Yemen Times Exposes Violations at Prisons [Archives:2001/50/Front Page]
The Political Security Police (PSP) have just released Hassan al-Zaidi, a journalist for the Yemen Times, after being taken Monday of last week from his house. This is indeed the fourth time al-Zaidi has been detained by the PSP. During his detention, al-Zaidi came across some extrajudicial practices rampant at the security departments, which he summarizes as follows:
Detainees at the Political Security Police and the Criminal Investigation Police (CIP) in Sana’a live a miserable life inside the detention rooms of these two organizations. Many of these people had served long terms of imprisonment without even having a trial or an access to a lawyer. During my detention at the Political Security Police headquarters in the Hadda district, I saw many detainees who had spent months without trial. They are held incommunicado for months and simply do not know what will be their destiny. Indeed, all the detainees there are hopeful that the President of the Republic will intervene to end their suffering, particularly during the current month of Ramadan.
Similarly, the detainees at the Criminal Investigation’s prisons in Sana’a live in very bad conditions, as the people in charge of prisons do not even provide them with food, as in the case of the PSP, which allocates a daily ration of four pieces of bread, some tea and rice for each detainee. Further, I found during my detention on December 12, 2001, 40 detainees held in a very small room who have not even been referred to justice. Similarly, I met five detainees who had not undergone any trial or given amnesty, because they had been imprisoned by an influential sheikh and thus only this sheikh can give orders to release them.
Officials at the Criminal Investigation Police absolutely don’t care about the accommodations and food of the detainees. Consequently, detainees at the CIP have no choice but to order food from outside or to ask their relatives to bring them some; otherwise they will die of hunger. Mistreatment is very rampant at detention facilities of both the PSP and CIP. I was told by a detainee that he was hung upside down for hours by the investigators, so as to give confessions. Moreover, investigators use different means of torture to coerce confessions,, including flapping, snapping and depriving them of sleep. Accordingly, the Ministry of Interior should reconsider the instrumentality of investigations at its different departments and be more compliant with human rights standards and respect for human dignity. I was really surprised to see a jail-keeper demand from detainees money for providing them with water. Indeed, water is frequently cut in order to force the inmates to pay for it. Also, despite the existence of some shops at the CIP, the prices are prohibitively high.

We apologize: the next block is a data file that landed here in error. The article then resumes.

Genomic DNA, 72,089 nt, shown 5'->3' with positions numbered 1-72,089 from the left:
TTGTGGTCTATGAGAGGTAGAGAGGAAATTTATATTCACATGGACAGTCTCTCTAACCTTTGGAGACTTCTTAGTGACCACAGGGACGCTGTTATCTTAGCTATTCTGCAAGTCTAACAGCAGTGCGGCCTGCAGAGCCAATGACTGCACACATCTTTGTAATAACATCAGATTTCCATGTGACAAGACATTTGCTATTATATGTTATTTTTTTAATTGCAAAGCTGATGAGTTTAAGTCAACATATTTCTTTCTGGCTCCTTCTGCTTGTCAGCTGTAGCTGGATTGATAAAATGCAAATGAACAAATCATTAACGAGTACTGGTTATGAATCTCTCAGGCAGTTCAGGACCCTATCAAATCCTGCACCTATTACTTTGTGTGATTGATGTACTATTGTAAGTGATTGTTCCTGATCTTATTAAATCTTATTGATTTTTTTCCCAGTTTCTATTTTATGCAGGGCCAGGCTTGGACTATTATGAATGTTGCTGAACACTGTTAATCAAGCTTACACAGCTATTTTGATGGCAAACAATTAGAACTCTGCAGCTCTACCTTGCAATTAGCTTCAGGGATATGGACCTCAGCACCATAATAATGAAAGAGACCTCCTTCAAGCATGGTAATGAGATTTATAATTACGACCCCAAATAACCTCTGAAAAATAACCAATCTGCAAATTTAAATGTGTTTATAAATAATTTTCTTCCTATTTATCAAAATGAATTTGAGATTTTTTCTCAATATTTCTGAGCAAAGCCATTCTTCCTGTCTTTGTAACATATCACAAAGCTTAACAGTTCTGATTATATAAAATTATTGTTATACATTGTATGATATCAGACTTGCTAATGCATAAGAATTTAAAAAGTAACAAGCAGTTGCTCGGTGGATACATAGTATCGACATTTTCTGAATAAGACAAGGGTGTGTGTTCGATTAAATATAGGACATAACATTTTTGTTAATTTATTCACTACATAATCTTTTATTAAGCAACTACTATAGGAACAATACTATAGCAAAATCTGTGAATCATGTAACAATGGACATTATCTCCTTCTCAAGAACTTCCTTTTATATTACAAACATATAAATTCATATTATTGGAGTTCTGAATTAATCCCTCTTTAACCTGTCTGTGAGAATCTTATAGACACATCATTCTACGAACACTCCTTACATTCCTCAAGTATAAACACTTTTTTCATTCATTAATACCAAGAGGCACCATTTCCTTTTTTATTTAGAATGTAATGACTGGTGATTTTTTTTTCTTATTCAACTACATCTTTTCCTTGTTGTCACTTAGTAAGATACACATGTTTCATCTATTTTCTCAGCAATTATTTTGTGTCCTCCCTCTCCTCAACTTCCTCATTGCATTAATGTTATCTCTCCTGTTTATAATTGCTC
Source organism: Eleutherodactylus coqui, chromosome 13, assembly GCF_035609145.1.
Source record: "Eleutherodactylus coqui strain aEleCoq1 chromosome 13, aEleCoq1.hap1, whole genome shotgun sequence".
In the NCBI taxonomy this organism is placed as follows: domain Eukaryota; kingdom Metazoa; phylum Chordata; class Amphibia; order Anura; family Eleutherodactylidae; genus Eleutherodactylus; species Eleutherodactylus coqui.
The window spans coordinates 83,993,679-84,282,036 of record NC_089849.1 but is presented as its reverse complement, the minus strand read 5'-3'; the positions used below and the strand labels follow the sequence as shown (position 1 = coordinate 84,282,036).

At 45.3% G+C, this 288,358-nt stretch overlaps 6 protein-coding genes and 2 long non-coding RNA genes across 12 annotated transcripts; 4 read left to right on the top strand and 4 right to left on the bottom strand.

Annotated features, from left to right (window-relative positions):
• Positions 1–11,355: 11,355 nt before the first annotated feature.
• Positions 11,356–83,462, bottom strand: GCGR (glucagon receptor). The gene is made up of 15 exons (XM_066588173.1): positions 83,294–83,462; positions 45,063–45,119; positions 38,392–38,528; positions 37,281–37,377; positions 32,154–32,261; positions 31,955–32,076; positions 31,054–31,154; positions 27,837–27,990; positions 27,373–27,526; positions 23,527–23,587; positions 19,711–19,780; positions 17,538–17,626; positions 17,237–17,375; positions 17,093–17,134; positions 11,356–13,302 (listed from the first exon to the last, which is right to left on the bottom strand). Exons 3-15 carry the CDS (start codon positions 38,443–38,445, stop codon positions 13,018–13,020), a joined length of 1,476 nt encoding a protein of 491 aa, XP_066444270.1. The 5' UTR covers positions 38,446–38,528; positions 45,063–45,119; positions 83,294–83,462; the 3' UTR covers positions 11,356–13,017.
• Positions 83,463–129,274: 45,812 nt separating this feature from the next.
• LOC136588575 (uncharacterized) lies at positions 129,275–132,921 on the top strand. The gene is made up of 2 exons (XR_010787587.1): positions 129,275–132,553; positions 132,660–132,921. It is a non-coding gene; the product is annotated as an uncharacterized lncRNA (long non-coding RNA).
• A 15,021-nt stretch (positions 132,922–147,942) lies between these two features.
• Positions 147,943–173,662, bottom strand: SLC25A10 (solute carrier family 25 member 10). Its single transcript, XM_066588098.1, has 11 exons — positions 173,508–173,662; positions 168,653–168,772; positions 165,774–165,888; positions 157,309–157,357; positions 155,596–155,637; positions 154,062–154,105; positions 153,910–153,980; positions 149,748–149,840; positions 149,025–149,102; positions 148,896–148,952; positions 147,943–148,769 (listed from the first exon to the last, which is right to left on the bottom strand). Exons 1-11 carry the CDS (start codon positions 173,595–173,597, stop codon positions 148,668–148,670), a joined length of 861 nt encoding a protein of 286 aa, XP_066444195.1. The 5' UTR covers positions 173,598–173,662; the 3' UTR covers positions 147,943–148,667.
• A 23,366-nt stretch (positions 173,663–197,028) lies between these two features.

Security departments in Yemen generally extrajudicially take hostages from the family of the person who committed a crime and escaped. In fact, not only Yemenis are found at the PSP, as I met during my tour at some detention facilities, three Egyptians who had served a one-year term of imprisonment and had not yet been released, although the prosecutor-general had earlier ordered their release. The three Egyptian nationals told me that their case has been referred to the President of the Republic and that they had been told by the Minster of Interior that only the President could give orders in their case.
The situation of prisoners really needs immediate interference by the President of the Republic with the view of putting an end for the sufferings of those citizens. The extrajudicial measures frequently used at security departments in Yemen are a breach of established Yemeni law and the Constitution. The living conditions of prisoners should be seriously tackled by both the Minister of Interior and the Chief of the Political Security Police in ways that ensure that all prisoners have access to sufficient food and appropriate healthcare. These are unalienable rights for a detainee as long as he is under investigation or a hostage.
These are some remarks that I found during my extrajudicial and repeated detentions. I hope there will be a listening ear for these remarks and that human rights are duly observed in our country.